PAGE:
News of a plane crash that killed two missionaries (see box below) was released last month. Ironically, at about the same time Church of the Nazarene journalist Elden Rawlings, on a trip to Central America, was writing this personal account of missionary aviation anecdotes:
“It is really the safest airline in the world.”
With this, the missionaries smirked and began to unfold stories that even the most imaginative of their listeners couldn’t top. Missionaries on furlough seldom mention flying in public. Maybe it’s because they think that people won’t be interested, or that the factuality of their stories will be questioned. But this was in private, and they were not on furlough.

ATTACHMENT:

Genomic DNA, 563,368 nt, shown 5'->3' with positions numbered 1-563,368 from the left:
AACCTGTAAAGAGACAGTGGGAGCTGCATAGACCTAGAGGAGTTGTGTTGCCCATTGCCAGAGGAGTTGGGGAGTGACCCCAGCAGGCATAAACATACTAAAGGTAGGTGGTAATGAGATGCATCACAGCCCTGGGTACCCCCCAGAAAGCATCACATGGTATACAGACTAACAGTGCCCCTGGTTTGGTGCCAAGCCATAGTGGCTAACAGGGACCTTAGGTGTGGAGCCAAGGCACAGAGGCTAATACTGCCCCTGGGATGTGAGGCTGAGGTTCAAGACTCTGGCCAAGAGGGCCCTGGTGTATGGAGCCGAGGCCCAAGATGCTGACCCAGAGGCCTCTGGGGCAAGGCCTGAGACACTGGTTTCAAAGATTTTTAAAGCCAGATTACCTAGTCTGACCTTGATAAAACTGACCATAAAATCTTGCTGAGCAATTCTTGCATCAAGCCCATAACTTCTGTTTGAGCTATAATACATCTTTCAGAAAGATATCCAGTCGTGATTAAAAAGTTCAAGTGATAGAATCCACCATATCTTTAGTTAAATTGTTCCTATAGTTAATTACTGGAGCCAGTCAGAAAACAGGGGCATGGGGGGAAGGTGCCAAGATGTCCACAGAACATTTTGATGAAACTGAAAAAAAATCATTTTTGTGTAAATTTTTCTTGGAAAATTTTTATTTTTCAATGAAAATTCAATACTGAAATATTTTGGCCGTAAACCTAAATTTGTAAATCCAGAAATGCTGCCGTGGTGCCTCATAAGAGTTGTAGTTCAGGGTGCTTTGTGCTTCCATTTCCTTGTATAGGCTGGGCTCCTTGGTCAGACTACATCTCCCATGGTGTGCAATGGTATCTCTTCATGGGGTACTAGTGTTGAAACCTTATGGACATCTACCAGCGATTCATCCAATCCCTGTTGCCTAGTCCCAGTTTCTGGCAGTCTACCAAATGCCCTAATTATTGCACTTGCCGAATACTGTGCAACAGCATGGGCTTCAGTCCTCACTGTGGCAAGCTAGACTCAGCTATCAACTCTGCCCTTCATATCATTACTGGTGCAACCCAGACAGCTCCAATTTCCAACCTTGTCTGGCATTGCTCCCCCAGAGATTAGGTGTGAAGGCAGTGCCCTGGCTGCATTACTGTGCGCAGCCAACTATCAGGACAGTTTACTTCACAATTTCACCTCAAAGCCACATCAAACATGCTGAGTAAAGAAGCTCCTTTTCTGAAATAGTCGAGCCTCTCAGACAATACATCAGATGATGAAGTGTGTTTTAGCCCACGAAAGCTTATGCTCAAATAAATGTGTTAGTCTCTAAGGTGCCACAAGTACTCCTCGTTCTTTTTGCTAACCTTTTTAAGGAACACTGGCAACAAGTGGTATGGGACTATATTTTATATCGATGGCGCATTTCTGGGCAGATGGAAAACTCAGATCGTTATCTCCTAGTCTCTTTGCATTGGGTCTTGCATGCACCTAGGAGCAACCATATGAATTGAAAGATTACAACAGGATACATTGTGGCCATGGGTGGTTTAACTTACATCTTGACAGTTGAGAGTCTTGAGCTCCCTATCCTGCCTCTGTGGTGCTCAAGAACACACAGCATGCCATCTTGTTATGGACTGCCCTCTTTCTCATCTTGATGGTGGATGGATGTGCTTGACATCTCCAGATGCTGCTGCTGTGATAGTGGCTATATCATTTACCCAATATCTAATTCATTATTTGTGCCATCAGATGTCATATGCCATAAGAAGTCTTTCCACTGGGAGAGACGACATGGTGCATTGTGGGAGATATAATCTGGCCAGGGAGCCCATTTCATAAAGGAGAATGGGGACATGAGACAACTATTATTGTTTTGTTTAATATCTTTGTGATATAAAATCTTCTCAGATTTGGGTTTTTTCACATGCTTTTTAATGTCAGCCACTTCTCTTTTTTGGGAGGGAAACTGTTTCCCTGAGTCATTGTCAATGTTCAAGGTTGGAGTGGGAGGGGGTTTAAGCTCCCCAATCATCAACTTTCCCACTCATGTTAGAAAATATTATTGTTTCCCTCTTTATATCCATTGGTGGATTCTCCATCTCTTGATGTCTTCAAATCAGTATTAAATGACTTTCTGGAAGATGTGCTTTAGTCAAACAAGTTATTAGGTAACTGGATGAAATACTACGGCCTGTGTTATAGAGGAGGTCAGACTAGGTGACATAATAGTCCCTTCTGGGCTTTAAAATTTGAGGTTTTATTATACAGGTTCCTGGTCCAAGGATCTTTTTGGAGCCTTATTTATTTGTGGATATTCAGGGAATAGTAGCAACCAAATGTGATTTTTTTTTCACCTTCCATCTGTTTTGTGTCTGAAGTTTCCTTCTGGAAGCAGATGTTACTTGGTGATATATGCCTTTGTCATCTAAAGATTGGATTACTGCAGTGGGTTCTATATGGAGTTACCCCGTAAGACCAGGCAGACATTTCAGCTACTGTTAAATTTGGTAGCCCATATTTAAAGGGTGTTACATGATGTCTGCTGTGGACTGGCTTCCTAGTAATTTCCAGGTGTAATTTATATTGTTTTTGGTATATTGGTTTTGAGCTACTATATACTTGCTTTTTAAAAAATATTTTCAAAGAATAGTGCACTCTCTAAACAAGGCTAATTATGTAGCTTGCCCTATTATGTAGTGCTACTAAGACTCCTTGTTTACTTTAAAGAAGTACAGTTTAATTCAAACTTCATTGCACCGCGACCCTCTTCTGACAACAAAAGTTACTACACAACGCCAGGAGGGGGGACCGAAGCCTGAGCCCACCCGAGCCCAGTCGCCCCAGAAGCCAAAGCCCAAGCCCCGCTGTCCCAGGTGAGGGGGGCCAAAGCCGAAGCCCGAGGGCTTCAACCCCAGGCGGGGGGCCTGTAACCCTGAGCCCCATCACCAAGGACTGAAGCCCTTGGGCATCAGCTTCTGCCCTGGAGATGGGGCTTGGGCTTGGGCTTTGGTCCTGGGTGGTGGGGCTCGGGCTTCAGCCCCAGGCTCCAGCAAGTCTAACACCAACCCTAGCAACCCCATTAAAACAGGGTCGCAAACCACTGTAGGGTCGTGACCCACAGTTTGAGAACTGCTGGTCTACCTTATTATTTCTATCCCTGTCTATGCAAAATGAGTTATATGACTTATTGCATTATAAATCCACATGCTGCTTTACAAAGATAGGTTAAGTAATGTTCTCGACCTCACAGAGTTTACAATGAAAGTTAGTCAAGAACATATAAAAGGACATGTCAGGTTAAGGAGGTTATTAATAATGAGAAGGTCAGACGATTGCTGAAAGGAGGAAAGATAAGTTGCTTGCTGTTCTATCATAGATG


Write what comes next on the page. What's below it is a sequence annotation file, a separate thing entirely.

After hearing their tales, I might have suggested they should travel by car—had I not been over some of the roads. The advantage had to lie with flying. Riding antiquated airplanes is occasionally a mite perilous. But the time during which you wonder whether you will reach your destination is gratifyingly shorter.
“These pilots are good,” piped one missionary. “They have to be.” He told of one who had become a special friend. Then his voice trailed off: “But he crashed recently. They never did know what happened.”
One of the older missionaries remembered his first flight twenty years ago: it ended prematurely in a cornfield. The bewildered passengers crawled out and hailed a bus (they are omnipresent in Latin America) to the next town. Legend says the plane, which was soon repaired and on its way again, is still in service.